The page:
Welcome to the new Cuba, where dog baths cost what some state workers
make in a whole paycheck
By Ana Campoy
If there's anything more anathema to the ideals of the Cuban Revolution
than a chihuahua-sized hoodie, I don't know what it is.
The story behind the racist Chinese ad where a black man gets his skin
color scrubbed off
Yet a Havana pet boutique I came across on a recent visit was selling
dog coats in both female and male designs for the equivalent of $18, not
far off an entire monthly salary for the average state worker. The pet
specialty shop, one of several in the Cuban capital, also had doggie
nail polish and American dog treats, likely smuggled in a suitcase on a
flight from Miami.
In today's Cuba, the Castro brothers stick to their communist spiel in
speeches, tourists continue to drool over Old Havana's crumbling
facades, but Cubans have moved on. Their sights are on branded sneakers
and all-inclusive beach vacations, the latest MacBook Air and a car to
get to work in. And thanks to legal changes in both Cuba and the US, a
growing number of them can actually afford those things.
As one local observer put it, the well-off have become the neediest
people in Cuba. And new businesses to serve those needs abound. For $60
a session, the island's nouveaux riches can get rid of tacky
communist-era tattoos. For $10 more, they can have a facial mud
mask—another superfluous vanity in a country where much of the
population is seemingly blessed with near-flawless skin.
Why does gin and tonic taste so good?
The rise of this consumer class is the new Cuban revolution. Its members
are sidestepping the island's schizophrenic, half-planned, half
market-driven economic model, and going full-blown capitalist. Give them
a few years, and they will turn Cuba around.
First, though, they need their dogs groomed.
The whims of the wealthiest Cubans are contributing to a chain reaction
that's pulling everyone up the socioeconomic ladder. How it started
dates back to the final days of the Soviet Union.
Desperate for cash after the Soviet collapse, Fidel Castro flung Cuba's
doors open to tourism, and released Cubans to strike out on their own,
albeit in a highly restricted set of economic activities.
The pace of reform quickly picked up after Raúl Castro took over from
his more dogmatic older brother in 2008. He opened up more sectors to
cuentapropistas, or private entrepreneurs. In a stunning break with
previous rules, he even allowed them to hire workers who were not
actually related to them.
Meanwhile, in the US, president Barack Obama opened up the remittance
floodgates and in not-so-many-words told Americans it was now okay to
visit Cuba as tourists. Money orders worth roughly $2 billion a year
started gushing in, along with dollar-toting rubberneckers. The
cuentapropistas catering to them and the lucky Cubans with rich
relatives abroad had cash to burn. Thanks to the paquete semanal, the
stash of foreign media delivered weekly on USB sticks—a kind of
pre-internet internet—they also got ideas on how to spend it.
Other enterprising Cubans obliged, opening up spinning gyms,
party-planning companies, and private kindergartens. All those
businesses have employees, also considered cuentapropistas, earning
several times a state salary. This has added yet another layer of
consumers to the economy.
To be sure, even the richest Cubans would be considered middle-class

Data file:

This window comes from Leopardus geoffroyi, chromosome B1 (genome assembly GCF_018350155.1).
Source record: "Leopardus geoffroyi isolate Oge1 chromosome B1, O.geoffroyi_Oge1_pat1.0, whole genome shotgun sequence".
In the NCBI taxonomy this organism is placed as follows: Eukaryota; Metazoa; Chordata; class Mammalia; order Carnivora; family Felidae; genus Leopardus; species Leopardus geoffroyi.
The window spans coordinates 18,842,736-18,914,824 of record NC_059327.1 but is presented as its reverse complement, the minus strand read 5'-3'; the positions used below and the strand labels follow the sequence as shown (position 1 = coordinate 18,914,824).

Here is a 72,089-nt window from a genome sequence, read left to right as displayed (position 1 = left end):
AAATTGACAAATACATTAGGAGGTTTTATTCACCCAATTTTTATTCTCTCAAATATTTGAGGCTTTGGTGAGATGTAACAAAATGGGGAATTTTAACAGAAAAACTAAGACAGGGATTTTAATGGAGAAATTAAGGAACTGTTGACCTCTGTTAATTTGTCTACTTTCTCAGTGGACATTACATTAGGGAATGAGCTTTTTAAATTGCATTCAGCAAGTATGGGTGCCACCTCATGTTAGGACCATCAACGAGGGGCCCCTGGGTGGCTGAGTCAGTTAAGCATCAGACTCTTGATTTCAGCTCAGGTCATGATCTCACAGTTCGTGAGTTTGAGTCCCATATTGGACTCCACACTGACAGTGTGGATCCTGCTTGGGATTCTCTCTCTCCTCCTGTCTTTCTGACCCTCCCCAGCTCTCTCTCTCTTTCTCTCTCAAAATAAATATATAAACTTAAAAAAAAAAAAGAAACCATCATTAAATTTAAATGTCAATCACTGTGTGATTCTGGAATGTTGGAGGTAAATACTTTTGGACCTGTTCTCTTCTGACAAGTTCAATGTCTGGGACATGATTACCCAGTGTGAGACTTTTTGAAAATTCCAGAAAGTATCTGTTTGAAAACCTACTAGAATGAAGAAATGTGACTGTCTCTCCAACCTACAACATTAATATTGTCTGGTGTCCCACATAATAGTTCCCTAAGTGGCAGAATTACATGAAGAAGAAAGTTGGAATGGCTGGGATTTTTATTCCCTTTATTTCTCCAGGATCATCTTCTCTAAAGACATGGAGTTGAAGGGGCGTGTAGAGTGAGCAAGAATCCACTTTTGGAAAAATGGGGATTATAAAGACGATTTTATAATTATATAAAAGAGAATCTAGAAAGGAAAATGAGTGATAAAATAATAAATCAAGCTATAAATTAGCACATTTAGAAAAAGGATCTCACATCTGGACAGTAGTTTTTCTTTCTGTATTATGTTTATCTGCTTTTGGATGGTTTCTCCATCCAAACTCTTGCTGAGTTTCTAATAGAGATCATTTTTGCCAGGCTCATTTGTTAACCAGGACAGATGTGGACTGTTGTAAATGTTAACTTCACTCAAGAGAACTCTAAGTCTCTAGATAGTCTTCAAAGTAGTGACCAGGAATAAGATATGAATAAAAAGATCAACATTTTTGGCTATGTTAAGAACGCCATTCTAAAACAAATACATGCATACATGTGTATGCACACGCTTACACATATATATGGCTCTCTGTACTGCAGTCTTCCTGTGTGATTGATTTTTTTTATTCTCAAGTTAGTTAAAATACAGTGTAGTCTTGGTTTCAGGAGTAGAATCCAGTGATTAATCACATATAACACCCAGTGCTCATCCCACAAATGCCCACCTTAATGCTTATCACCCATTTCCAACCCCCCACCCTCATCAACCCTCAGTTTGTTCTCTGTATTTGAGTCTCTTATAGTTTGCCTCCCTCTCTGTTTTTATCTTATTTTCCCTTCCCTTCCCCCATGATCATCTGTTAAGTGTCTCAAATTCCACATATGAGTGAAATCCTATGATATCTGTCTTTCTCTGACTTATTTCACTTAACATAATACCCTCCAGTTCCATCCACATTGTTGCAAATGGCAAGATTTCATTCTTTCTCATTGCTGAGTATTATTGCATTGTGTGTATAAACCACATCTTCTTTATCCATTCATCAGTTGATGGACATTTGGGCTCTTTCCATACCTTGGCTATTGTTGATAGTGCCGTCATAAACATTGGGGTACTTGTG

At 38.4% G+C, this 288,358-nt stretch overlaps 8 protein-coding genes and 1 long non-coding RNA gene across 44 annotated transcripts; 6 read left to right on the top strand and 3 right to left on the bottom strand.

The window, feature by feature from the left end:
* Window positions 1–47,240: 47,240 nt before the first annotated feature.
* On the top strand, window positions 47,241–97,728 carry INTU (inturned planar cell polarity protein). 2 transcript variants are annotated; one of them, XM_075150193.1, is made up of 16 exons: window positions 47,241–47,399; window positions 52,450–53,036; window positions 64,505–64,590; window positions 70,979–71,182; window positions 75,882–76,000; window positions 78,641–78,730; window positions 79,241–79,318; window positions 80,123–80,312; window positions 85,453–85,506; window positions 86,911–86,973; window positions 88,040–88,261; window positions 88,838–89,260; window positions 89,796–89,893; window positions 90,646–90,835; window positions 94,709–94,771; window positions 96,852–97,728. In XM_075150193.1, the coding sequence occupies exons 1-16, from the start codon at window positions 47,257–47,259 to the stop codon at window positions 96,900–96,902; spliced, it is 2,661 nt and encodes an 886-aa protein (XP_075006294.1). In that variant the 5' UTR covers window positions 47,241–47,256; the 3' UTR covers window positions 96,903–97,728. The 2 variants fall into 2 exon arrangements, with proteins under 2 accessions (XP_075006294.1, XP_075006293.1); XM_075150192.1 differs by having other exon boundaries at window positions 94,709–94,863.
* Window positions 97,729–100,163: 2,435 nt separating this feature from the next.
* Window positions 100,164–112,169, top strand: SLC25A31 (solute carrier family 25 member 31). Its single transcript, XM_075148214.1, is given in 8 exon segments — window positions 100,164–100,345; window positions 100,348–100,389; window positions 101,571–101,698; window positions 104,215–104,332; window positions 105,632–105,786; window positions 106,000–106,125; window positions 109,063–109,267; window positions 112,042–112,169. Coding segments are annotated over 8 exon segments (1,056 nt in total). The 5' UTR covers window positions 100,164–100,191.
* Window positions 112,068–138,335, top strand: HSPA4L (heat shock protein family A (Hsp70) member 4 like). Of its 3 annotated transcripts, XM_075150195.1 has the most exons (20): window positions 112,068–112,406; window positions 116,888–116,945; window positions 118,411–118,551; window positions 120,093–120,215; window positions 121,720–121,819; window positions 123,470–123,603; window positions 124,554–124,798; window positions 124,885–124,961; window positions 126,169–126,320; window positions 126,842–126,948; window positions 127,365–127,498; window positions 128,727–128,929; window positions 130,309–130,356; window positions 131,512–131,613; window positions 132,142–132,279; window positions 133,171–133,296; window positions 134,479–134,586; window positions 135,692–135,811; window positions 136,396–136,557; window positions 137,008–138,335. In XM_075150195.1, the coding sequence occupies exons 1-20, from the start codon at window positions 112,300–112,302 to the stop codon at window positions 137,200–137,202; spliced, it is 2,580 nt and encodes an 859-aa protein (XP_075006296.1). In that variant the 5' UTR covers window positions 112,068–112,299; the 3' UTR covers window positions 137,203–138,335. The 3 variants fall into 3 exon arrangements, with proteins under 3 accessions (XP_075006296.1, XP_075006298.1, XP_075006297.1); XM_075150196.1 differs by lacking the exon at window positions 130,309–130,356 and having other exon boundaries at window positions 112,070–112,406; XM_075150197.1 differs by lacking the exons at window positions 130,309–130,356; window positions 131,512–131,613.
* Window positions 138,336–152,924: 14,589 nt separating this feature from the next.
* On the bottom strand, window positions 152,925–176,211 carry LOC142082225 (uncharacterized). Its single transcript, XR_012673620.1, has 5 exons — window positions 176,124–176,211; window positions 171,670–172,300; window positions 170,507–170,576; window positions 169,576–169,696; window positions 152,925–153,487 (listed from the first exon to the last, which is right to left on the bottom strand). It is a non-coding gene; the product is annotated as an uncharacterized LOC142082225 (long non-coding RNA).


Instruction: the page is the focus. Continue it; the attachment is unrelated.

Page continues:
elsewhere. And many in Cuba's new private sector are barely making
enough to survive. But they, too, seem to be driven by the intoxicating
promise of stuff—everything from $67 Puma sneakers to new Audis, which
stand out amid Cuba's otherwise dilapidated fleet like American tourists
on the Malecón.
The officially estimated number of cuentapropistas has now reached some
half a million.
That's 10% of the workforce, and it doesn't include another 600,000 or
more making money in the underground economy, according to Richard
Feinberg, a Cuba scholar at the University of California, San Diego.
On May 24, the government announced that it would grant legal
recognition to small and medium-sized private businesses. Though details
on what this means are scarce, it could potentially lift many of the
current barriers that have stunted private enterprise.
The speed at which Cuba has caught up to standards outside the island is
mind-boggling. When Kché, a beauty salon, started out 11 years ago, it
consisted of one office chair and an antique sewing-machine table that
had been turned into a manicure counter.
Its owner, Cassandra López Tirado, had studied business management back
when "business" meant a slightly more independent branch of the
government. But a financial statement is a financial statement, she
says, whether you're at a state firm or a private company. She's gone
from being a state-employed shoe buyer making 300 pesos ($11) a month to
earning enough for a nanny, spinning lessons, and pet-parlor visits for
Not that it's been easy. López Tirado has to buy nail polish at state
stores, at retail prices, because she has no access to the wholesale
market. Loans are hard to get and, when available, tend to be small, so
she had to rely on her savings, and the ornate apartment she inherited
from her aunt, to set up her newest salon on Havana's happening Calle 23.
The clucking chickens and the goat tied in the driveway a few buildings
down take Kché's classy ambience down a notch. Still, it's way more
sumptuous than many of the strip-mall salons that dot the US. It has
crystal chandeliers, perfectly restored, double-height ceilings, and a
gigantic vase of fragrant tiger lilies to greet customers.
It also has a much wider array of services than I'm used to back in the
US, all priced in CUCs, Cuba's secondary currency, which trades
one-to-one with the dollar. I had to Google some of the beauty
treatments on the list: Diamond-tip dermabrasion (essentially
dead-skin-cell vacuuming) and radiofrequency (or sagging-skin repair